What I had assumed was me, a guy named Brad Warner who occupied a specific location, had a specific history, could do certain things and could not do other things, had a specific height, weight, and shoe size, this thing I called Brad Warner was, I saw, spread throughout the universe and throughout all of time.

This was God. Is God. Will always be God. I can’t deny the experience any more than I could deny I have a nose. It wasn’t Brad Warner at all. And yet Brad Warner couldn’t possibly exist except as part of it. Nor could it — God — exist apart from Brad Warner. Or apart from you, for that matter.

After it happened there was no comedown, no sense that anything special had happened. Yes, it was extraordinary by definition. And yet it was absolutely ordinary. It was the very root of all experience, both ordinary and extraordinary, both mundane and exciting, both now and outside of now. For a short while I could see not only out of my own eyes but also through the eyes of God looking at me. But it was not a short while. It was forever.

And what you have just read is the cheapest, most tawdry piece of enlightenment porn ever written. Absolute crap. I’m not just making it up, mind you. It’s all true. But even so, I have to warn you that you should not believe a word of it. I’m not kidding. You really shouldn’t.

Some people call these experiences kensho, which means seeing into one’s true nature. I once spoke to a Zen teacher who told me that she had only had one kensho experience but that it was enough. She didn’t say this in a way that sounded like bragging, like she’d had the ultimate kensho and didn’t need any more. She said it like you might say, “I ate fried worms once and once was enough.” It was almost — but not quite — like she was glad it was over and she didn’t want to have to go through it again. I can relate.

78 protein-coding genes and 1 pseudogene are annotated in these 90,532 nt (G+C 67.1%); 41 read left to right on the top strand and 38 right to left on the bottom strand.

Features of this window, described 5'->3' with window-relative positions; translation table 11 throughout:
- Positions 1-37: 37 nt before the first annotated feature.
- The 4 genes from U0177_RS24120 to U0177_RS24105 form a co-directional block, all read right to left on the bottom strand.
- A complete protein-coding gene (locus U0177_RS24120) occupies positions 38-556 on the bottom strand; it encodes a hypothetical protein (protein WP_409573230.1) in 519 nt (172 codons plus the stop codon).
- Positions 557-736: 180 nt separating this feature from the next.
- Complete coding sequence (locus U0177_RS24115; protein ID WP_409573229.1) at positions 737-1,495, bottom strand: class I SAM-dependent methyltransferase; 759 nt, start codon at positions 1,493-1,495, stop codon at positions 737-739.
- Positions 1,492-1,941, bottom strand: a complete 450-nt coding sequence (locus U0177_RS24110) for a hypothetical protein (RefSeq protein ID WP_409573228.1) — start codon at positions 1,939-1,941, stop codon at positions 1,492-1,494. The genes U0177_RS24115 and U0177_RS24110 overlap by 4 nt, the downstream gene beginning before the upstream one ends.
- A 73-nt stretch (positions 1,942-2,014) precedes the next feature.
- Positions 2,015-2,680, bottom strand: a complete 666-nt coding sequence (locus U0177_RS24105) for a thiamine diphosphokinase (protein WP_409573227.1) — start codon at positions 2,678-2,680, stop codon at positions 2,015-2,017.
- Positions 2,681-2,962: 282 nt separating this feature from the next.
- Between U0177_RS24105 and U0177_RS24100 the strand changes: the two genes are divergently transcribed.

In a way it’s similar to losing your virginity. You can be like Gene Simmons, the bass player from KISS, and have sex every day with a different partner for thirty or forty years. But you still lose your virginity only once. The sex you experience after that first time may be exciting, it may even be a whole lot better in some respects (or perhaps in all respects). But it’s never the same because the element of surprise is gone forever.

It’s the same with enlightenment. I’ve had other incidents since then. But they were never like that one. They never can be.

For a while after it happened, I kept wanting it to happen again. I would wonder if I was doing something wrong when it didn’t happen again. I would wonder if God had granted me a moment in his presence and then gotten too busy to make time for me anymore. It made me sadder than you can possibly imagine.

This sense of longing led to other incidents that looked like what I thought an enlightenment experience ought to be. Instead, though, they were just my ego trying to grab onto the experience to prove that it was the biggest and baddest ego in the whole universe.

I also wrote about one of those later experiences in Hardcore Zen. If you’ve read the book it was in the part in which I found myself enlarging and enlarging until I engulfed all of creation. Some people have misread that and been really impressed. Nobody should be impressed by a story like that.

I am no more God than you, dear reader, are. The experience itself confers nothing of what we commonly think of as “godly qualities” on a person — though many like to claim it does. It does not give you an understanding of what happened any more than the experience of a car crash gives you an understanding of what caused the crash.